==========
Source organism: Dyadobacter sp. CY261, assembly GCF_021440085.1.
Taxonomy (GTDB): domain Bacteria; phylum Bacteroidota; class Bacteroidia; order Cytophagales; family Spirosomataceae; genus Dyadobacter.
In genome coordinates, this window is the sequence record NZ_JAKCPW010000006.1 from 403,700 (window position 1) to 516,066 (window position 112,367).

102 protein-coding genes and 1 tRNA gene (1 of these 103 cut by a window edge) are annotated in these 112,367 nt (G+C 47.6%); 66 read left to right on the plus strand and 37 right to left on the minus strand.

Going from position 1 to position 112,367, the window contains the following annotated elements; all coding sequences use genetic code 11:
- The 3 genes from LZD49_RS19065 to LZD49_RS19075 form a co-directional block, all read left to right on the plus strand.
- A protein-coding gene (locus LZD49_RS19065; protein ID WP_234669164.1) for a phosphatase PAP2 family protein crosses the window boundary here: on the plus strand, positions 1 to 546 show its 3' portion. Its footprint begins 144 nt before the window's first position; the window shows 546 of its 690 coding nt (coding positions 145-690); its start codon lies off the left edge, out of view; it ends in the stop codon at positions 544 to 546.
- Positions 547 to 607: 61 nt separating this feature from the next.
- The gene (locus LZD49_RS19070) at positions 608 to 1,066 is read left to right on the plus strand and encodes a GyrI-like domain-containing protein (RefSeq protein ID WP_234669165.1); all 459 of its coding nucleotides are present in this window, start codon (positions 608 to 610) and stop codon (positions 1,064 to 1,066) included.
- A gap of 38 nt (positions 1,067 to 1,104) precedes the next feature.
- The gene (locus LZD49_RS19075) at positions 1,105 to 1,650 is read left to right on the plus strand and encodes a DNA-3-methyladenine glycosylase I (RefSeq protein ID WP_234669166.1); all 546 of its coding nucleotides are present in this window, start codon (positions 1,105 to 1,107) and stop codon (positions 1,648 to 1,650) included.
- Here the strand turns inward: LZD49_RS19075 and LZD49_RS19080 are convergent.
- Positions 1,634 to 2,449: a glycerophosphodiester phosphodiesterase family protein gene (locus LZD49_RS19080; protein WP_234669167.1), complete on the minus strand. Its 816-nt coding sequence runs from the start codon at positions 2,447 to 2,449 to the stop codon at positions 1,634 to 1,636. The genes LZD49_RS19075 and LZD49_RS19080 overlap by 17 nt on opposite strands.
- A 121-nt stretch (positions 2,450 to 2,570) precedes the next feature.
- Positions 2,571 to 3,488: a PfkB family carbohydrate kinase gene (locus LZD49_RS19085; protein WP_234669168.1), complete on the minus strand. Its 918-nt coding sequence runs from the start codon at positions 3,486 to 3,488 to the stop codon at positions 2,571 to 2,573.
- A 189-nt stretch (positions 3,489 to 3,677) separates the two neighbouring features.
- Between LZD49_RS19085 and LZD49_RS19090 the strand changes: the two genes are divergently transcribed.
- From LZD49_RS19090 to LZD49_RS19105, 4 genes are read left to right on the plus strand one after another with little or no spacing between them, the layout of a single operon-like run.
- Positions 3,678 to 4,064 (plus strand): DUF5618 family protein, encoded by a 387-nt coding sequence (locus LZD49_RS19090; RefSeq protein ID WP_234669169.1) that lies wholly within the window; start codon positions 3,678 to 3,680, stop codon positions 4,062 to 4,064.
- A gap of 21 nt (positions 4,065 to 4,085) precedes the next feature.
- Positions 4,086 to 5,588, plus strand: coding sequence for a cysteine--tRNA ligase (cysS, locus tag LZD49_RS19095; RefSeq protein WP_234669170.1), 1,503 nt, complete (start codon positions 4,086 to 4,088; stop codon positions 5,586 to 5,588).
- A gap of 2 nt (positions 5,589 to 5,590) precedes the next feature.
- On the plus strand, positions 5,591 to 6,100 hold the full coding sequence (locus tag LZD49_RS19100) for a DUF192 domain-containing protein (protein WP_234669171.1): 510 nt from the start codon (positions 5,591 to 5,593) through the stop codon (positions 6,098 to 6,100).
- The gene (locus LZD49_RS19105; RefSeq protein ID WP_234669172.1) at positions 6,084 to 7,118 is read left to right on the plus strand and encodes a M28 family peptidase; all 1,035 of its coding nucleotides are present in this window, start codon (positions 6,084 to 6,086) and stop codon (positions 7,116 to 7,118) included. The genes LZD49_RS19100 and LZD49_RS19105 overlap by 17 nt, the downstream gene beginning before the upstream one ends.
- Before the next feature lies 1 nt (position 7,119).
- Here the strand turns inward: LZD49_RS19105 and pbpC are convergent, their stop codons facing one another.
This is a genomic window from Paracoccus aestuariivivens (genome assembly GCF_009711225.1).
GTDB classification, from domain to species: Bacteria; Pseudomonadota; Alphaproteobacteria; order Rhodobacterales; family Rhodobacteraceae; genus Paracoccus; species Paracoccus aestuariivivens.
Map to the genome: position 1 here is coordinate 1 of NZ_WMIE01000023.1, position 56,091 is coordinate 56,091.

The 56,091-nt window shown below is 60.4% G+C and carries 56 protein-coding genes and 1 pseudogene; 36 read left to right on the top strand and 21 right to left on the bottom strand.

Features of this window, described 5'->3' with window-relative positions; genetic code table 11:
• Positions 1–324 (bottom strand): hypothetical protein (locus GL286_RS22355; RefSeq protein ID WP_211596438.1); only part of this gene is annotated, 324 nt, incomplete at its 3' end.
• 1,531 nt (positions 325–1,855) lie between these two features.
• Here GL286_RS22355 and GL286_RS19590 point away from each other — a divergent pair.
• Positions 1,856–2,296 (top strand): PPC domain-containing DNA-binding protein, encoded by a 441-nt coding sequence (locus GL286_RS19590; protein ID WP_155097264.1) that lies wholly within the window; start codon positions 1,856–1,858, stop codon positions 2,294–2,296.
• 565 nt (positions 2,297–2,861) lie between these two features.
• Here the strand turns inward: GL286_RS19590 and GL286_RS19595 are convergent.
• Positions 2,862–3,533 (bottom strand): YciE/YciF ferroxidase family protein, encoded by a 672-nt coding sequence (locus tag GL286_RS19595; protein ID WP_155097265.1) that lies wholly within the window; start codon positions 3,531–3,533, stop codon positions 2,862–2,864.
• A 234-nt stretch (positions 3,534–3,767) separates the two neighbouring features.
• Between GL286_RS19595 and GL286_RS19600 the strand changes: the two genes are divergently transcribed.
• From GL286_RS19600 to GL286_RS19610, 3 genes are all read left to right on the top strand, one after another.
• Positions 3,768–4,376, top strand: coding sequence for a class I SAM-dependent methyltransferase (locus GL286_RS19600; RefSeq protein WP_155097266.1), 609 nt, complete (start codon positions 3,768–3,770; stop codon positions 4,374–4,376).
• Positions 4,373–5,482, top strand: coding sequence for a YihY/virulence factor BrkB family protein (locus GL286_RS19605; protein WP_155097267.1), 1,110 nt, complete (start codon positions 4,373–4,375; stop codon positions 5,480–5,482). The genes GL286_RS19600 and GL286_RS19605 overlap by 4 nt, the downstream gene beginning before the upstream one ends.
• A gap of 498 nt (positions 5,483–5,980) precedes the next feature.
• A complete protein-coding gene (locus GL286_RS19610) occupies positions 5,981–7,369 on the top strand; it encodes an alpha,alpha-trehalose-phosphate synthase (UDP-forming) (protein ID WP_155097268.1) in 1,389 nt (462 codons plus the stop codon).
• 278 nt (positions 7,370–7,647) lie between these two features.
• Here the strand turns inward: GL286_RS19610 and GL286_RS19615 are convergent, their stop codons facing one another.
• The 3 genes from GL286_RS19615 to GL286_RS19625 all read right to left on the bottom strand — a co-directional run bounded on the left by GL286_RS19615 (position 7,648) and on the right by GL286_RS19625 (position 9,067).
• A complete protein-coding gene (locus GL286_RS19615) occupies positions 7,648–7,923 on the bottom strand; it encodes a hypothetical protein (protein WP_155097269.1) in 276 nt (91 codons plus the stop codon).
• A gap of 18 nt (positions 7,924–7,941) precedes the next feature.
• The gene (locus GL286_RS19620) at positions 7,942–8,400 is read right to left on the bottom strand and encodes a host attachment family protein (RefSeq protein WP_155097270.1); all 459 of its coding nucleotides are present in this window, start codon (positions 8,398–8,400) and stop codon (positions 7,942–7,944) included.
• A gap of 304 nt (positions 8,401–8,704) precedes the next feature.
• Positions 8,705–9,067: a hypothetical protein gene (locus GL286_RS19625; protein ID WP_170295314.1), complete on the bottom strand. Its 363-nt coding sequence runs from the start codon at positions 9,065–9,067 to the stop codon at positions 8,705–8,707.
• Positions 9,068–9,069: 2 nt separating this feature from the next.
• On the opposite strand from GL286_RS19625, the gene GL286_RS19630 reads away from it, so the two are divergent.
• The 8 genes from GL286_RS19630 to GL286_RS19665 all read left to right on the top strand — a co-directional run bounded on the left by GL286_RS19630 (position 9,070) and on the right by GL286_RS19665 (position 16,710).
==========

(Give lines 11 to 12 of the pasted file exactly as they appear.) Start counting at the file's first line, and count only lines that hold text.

- The gene (locus LZD49_RS19075) at positions 1,105 to 1,650 is read left to right on the plus strand and encodes a DNA-3-methyladenine glycosylase I (RefSeq protein ID WP_234669166.1); all 546 of its coding nucleotides are present in this window, start codon (positions 1,105 to 1,107) and stop codon (positions 1,648 to 1,650) included.
- Here the strand turns inward: LZD49_RS19075 and LZD49_RS19080 are convergent.